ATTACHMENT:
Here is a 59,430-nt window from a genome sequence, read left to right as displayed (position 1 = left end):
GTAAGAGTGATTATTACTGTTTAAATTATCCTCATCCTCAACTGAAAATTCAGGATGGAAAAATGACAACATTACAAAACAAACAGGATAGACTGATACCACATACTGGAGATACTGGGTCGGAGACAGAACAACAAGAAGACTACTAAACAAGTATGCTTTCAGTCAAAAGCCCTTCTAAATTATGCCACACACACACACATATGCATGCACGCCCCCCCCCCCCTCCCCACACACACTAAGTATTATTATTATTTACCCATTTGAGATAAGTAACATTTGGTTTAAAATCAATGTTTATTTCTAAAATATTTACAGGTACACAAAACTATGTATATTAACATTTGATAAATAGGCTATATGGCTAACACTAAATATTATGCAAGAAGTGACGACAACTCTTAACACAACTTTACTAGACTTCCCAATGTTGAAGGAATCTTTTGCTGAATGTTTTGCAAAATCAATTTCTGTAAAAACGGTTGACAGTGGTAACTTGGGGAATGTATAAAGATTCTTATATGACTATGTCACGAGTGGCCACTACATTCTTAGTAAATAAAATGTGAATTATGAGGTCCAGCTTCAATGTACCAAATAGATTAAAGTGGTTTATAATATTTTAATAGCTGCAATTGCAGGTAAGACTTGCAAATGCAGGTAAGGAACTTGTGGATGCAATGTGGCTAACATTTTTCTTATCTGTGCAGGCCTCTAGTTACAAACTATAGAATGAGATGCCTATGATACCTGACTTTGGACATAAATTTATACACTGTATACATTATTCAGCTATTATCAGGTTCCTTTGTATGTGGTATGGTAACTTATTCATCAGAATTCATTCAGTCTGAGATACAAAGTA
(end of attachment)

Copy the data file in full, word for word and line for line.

Here is a 59,430-nt window from a genome sequence, read left to right as displayed (position 1 = left end):
GTAAGAGTGATTATTACTGTTTAAATTATCCTCATCCTCAACTGAAAATTCAGGATGGAAAAATGACAACATTACAAAACAAACAGGATAGACTGATACCACATACTGGAGATACTGGGTCGGAGACAGAACAACAAGAAGACTACTAAACAAGTATGCTTTCAGTCAAAAGCCCTTCTAAATTATGCCACACACACACACATATGCATGCACGCCCCCCCCCCCCTCCCCACACACACTAAGTATTATTATTATTTACCCATTTGAGATAAGTAACATTTGGTTTAAAATCAATGTTTATTTCTAAAATATTTACAGGTACACAAAACTATGTATATTAACATTTGATAAATAGGCTATATGGCTAACACTAAATATTATGCAAGAAGTGACGACAACTCTTAACACAACTTTACTAGACTTCCCAATGTTGAAGGAATCTTTTGCTGAATGTTTTGCAAAATCAATTTCTGTAAAAACGGTTGACAGTGGTAACTTGGGGAATGTATAAAGATTCTTATATGACTATGTCACGAGTGGCCACTACATTCTTAGTAAATAAAATGTGAATTATGAGGTCCAGCTTCAATGTACCAAATAGATTAAAGTGGTTTATAATATTTTAATAGCTGCAATTGCAGGTAAGACTTGCAAATGCAGGTAAGGAACTTGTGGATGCAATGTGGCTAACATTTTTCTTATCTGTGCAGGCCTCTAGTTACAAACTATAGAATGAGATGCCTATGATACCTGACTTTGGACATAAATTTATACACTGTATACATTATTCAGCTATTATCAGGTTCCTTTGTATGTGGTATGGTAACTTATTCATCAGAATTCATTCAGTCTGAGATACAAAGTA